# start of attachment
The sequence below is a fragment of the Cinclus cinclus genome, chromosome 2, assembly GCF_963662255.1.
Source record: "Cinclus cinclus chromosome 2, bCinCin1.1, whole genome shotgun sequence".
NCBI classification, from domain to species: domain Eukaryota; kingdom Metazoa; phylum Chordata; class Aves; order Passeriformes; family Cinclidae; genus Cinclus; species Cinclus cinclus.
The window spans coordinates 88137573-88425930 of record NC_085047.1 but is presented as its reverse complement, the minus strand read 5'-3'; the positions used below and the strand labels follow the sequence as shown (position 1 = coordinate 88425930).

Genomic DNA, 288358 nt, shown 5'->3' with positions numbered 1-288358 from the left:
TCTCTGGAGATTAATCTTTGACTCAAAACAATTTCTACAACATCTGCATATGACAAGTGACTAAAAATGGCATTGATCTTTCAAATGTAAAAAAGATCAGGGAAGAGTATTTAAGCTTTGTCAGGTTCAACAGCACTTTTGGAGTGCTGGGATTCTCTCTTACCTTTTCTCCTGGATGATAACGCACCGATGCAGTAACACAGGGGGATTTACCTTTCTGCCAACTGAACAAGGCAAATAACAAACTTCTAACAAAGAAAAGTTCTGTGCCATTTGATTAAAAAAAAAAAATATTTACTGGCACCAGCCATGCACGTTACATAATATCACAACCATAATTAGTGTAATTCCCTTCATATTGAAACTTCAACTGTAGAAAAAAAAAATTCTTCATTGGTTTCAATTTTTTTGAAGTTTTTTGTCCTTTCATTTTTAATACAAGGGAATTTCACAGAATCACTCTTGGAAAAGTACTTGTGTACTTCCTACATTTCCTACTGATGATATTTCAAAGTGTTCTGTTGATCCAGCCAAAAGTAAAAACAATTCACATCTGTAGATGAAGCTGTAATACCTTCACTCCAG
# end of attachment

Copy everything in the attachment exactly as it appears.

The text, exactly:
The sequence below is a fragment of the Cinclus cinclus genome, chromosome 2, assembly GCF_963662255.1.
Source record: "Cinclus cinclus chromosome 2, bCinCin1.1, whole genome shotgun sequence".
NCBI classification, from domain to species: domain Eukaryota; kingdom Metazoa; phylum Chordata; class Aves; order Passeriformes; family Cinclidae; genus Cinclus; species Cinclus cinclus.
The window spans coordinates 88137573-88425930 of record NC_085047.1 but is presented as its reverse complement, the minus strand read 5'-3'; the positions used below and the strand labels follow the sequence as shown (position 1 = coordinate 88425930).

Genomic DNA, 288358 nt, shown 5'->3' with positions numbered 1-288358 from the left:
TCTCTGGAGATTAATCTTTGACTCAAAACAATTTCTACAACATCTGCATATGACAAGTGACTAAAAATGGCATTGATCTTTCAAATGTAAAAAAGATCAGGGAAGAGTATTTAAGCTTTGTCAGGTTCAACAGCACTTTTGGAGTGCTGGGATTCTCTCTTACCTTTTCTCCTGGATGATAACGCACCGATGCAGTAACACAGGGGGATTTACCTTTCTGCCAACTGAACAAGGCAAATAACAAACTTCTAACAAAGAAAAGTTCTGTGCCATTTGATTAAAAAAAAAAAATATTTACTGGCACCAGCCATGCACGTTACATAATATCACAACCATAATTAGTGTAATTCCCTTCATATTGAAACTTCAACTGTAGAAAAAAAAAATTCTTCATTGGTTTCAATTTTTTTGAAGTTTTTTGTCCTTTCATTTTTAATACAAGGGAATTTCACAGAATCACTCTTGGAAAAGTACTTGTGTACTTCCTACATTTCCTACTGATGATATTTCAAAGTGTTCTGTTGATCCAGCCAAAAGTAAAAACAATTCACATCTGTAGATGAAGCTGTAATACCTTCACTCCAG